My aunt called from Australia this morning, offering yet again to host me if I were to study in Sydney. A calmness descended on me, a quiet gratitude towards my extended family in the land down under — my aunt’s family in Sydney and my other relatives in Melbourne.
In retrospect, I had a beautiful holiday there. But of course, things are never quite the same when you look back.
I remember being pleasantly surprised by the carpeted floors in my aunt’s house upon arrival, for insulation, I realized later, or else the wooden boards that actually creaked because everything was so silent. I missed the faint whirring of the fan, a noise I had grown to ignore back home.
I remember the countless evenings spent walking to Woolworths to buy milk and bread, and then lounging in front of the television with their whole family, watching mindless cartoons, my aunt drinking her habitual cup of coffee. In fact, it was the first time I ever watched The Simpsons, Family guy, Friends, and the like. I remember learning about lbw and nine other modes of dismissal of a batman in cricket; how long it took for me to understand let alone appreciate the game.
I remember sun-bathing on Manly beach in Tanny’s swimmers, the sting of the cruel sun on my skin. I remember gaping at the force of the waves, knocking me off my feet and dragging me along as they receded, making abrasions on the back of my thighs as they grazed the sand. I have never experienced anything like it along our coastal shores.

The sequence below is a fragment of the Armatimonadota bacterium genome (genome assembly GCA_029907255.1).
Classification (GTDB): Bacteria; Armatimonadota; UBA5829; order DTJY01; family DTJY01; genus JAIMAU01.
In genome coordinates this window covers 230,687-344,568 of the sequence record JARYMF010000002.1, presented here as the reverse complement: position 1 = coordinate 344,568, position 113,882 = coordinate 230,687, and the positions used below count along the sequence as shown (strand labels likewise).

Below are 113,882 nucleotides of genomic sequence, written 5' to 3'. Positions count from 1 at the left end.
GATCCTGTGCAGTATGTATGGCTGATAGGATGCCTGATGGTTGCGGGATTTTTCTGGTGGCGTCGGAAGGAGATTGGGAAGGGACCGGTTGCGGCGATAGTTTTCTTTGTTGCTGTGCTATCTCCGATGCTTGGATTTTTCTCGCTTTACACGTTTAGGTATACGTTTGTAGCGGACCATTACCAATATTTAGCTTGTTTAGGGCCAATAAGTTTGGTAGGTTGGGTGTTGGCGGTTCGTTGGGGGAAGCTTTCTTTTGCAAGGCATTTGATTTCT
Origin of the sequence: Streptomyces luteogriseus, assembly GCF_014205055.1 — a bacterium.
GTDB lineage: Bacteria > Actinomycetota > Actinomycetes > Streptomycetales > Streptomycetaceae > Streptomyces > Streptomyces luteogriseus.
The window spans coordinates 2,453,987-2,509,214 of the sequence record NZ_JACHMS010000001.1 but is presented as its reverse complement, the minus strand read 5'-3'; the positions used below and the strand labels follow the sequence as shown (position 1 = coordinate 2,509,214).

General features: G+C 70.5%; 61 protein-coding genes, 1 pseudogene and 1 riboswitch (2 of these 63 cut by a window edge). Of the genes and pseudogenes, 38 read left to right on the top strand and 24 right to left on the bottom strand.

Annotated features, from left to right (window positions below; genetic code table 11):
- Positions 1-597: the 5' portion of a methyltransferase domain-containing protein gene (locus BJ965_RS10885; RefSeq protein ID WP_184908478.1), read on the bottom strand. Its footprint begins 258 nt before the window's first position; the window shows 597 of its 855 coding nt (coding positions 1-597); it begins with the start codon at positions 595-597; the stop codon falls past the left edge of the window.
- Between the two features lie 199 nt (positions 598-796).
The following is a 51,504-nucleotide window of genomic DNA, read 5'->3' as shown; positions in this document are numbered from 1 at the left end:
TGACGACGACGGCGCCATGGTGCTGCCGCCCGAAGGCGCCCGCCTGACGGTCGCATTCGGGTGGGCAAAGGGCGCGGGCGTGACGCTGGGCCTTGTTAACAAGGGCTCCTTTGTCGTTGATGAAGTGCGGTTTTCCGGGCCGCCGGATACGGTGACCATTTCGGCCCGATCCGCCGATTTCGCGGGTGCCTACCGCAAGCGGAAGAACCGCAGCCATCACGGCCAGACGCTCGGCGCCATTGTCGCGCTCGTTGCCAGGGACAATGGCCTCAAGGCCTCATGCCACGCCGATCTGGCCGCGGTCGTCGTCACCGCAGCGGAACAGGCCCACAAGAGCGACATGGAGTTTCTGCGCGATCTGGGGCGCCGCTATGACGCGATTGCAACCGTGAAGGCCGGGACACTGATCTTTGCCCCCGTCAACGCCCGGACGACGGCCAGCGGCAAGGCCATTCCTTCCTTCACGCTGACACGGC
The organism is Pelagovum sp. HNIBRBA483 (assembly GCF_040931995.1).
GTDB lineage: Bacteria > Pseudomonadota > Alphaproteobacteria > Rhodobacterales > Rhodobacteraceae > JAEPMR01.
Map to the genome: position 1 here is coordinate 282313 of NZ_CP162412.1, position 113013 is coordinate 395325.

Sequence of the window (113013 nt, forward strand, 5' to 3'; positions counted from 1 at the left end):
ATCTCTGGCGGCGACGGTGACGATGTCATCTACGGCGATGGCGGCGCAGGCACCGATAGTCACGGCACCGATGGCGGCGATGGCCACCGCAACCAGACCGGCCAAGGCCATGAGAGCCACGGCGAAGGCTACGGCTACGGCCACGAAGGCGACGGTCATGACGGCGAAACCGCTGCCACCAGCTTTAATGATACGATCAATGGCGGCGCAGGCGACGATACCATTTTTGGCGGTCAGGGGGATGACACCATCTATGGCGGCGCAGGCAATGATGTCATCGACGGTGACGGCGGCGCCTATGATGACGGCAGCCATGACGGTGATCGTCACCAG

I remember kangaroos and wallabies burrying their snouts into my palm as I fed them, blissful. The animals were endearing, I took to them immediately. The fairy penguins on Phillip island made me feel like giggling because they were so cute, yet a certain awe refrained me from making any noise louder than a whisper while my cousins and I watched them near their burrows.
I was brought to many other places, but it’s too bad a cloud of weariness hung over me when I was there, killing any desire to venture out and explore on my own. I didn’t do much research, didn’t care if I saw the Harbour bridge or not, and didn’t even bring a camera. (You should have seen people’s expressions when I told them.)
But at least I got to catch up with people who had become fuzzy images, clear only in yellowed photographs where I was but a toddler. Granduncles and grandaunts, uncles and aunts, and cousins of all ages. I met my dear aunty Christine whom I’d not seen since I was 6, when she came back and stayed with us for a couple of weeks during medical school vacation. She regaled us with so many tales back then, and today she writes me nice supportive emails.
Tanny’s leaving for Denmark soon. She’s going to be there for half a year. I’m left here wondering how it’s like for them in the winter where it gets dark by four, if they’ve bought their sofa set yet, and if my aunt has tried making the oyster meatballs I cooked for them the last time.